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Posted by on Feb 8, 2007 in Politics | 24 comments

Close the Bundling Loophole

Close the Bundling Loophole

It’s no secret that lobbyists currently hold fundraisers and direct gobs of cash to both candidates and elected officials. What is secret is just how much cash is collected by lobbyists. Currently, they collect or arrange for cash to be sent to federal officeholders, candidates, leadership PACs and party committees. This funneling of money is called “bundling,” and the Senate’s new bill requires disclosure of this money in its lobbying and ethics reform bill.

Members of the House of Representatives are drafting their reform bill now – and disclosure of “bundling” must be included in the bill.

A bundling disclosure provision is important because this information is vital for the public to understand the major role that lobbyists play in Congress and the White House. If the House does not include it, a huge loophole will be left open for lobbyists to influence (and possibly corrupt) Congress members.

Reps. Van Hollen and Meehan have introduced a bill that matches the bundling disclosure provision already passed by the Senate (H.R. 633). This is a good start and their bill should be incorporated into the comprehensive lobbying reform bill being drafted in the House. But they shouldn’t stop there.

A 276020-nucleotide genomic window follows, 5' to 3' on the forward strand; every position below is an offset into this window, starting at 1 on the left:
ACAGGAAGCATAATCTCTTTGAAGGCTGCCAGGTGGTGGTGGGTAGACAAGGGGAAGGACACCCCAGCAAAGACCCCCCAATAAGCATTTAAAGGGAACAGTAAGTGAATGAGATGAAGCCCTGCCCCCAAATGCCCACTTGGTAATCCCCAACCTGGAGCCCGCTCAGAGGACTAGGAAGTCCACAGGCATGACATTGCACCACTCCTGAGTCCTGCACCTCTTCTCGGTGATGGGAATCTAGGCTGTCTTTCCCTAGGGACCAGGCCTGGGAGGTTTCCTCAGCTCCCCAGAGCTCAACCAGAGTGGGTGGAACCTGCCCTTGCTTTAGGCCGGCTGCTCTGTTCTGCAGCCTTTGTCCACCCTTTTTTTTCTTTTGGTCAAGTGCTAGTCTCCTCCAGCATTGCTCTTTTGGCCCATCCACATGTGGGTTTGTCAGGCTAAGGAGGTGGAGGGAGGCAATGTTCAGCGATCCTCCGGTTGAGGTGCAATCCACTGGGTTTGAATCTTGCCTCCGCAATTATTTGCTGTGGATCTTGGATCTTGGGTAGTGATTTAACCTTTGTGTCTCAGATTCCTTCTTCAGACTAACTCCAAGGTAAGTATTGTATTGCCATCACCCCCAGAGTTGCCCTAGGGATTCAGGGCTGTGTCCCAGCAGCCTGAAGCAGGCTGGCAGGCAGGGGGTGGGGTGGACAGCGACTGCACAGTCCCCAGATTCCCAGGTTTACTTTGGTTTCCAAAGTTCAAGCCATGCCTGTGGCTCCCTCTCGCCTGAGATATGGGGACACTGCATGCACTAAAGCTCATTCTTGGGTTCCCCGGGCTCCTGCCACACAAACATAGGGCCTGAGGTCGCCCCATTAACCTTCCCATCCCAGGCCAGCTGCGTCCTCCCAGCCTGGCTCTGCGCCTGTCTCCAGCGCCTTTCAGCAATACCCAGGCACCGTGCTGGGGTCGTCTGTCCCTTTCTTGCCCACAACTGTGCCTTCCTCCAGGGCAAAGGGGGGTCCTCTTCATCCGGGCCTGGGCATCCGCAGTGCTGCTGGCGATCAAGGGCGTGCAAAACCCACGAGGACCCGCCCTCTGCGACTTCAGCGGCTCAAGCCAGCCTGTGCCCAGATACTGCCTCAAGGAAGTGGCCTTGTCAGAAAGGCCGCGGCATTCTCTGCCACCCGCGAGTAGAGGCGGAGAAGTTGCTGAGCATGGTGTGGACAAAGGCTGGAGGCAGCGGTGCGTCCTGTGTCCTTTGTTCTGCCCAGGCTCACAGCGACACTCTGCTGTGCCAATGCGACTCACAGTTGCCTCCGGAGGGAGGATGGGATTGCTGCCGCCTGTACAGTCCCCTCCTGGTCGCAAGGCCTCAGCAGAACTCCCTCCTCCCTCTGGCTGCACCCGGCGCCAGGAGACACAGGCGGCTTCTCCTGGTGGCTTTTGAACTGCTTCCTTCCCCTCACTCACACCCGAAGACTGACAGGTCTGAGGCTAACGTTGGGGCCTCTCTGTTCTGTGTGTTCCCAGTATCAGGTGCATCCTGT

Congress should, after the ethics and lobbying reform bill is enacted, move to require all candidates and party committees to be completely transparent. All the details of money being bundled for a campaign should be disclosed: showing who’s bundling whom – and how much is bestowed upon a candidate.

If you support this kind of transparency please go to the link above and let your representative know your opinion. Politics is the slow boring of hard boards but every turn is progress.

I also find it encouraging that Chris Van Hollen is the head of the Democratic Congressional Campaign Committee which is in charge of recruiting candidates in the next election. Hopefully he will recruit candidates who are similarly inclined about reducing the influence of special interests on national policy.

UPDATE: In today’s NY times David Brooks writes despondently about how reasonable and open minded many of our Representatives are in private and how partisan they are in public. My personal take on this is the perversion of money to force obedience to dominate statesmanship. As I sort through all the controversial issues in today’s world I continually reduce the lack of pragmatical response to the corrupting influence of unlimited money in politics. For me the single most important change we can all make to putting the world on a healthy course is to ban contributions from Unions and Corporations while publicly financing elections. Let our representatives use their best judgment to collaborate on enduring solutions.

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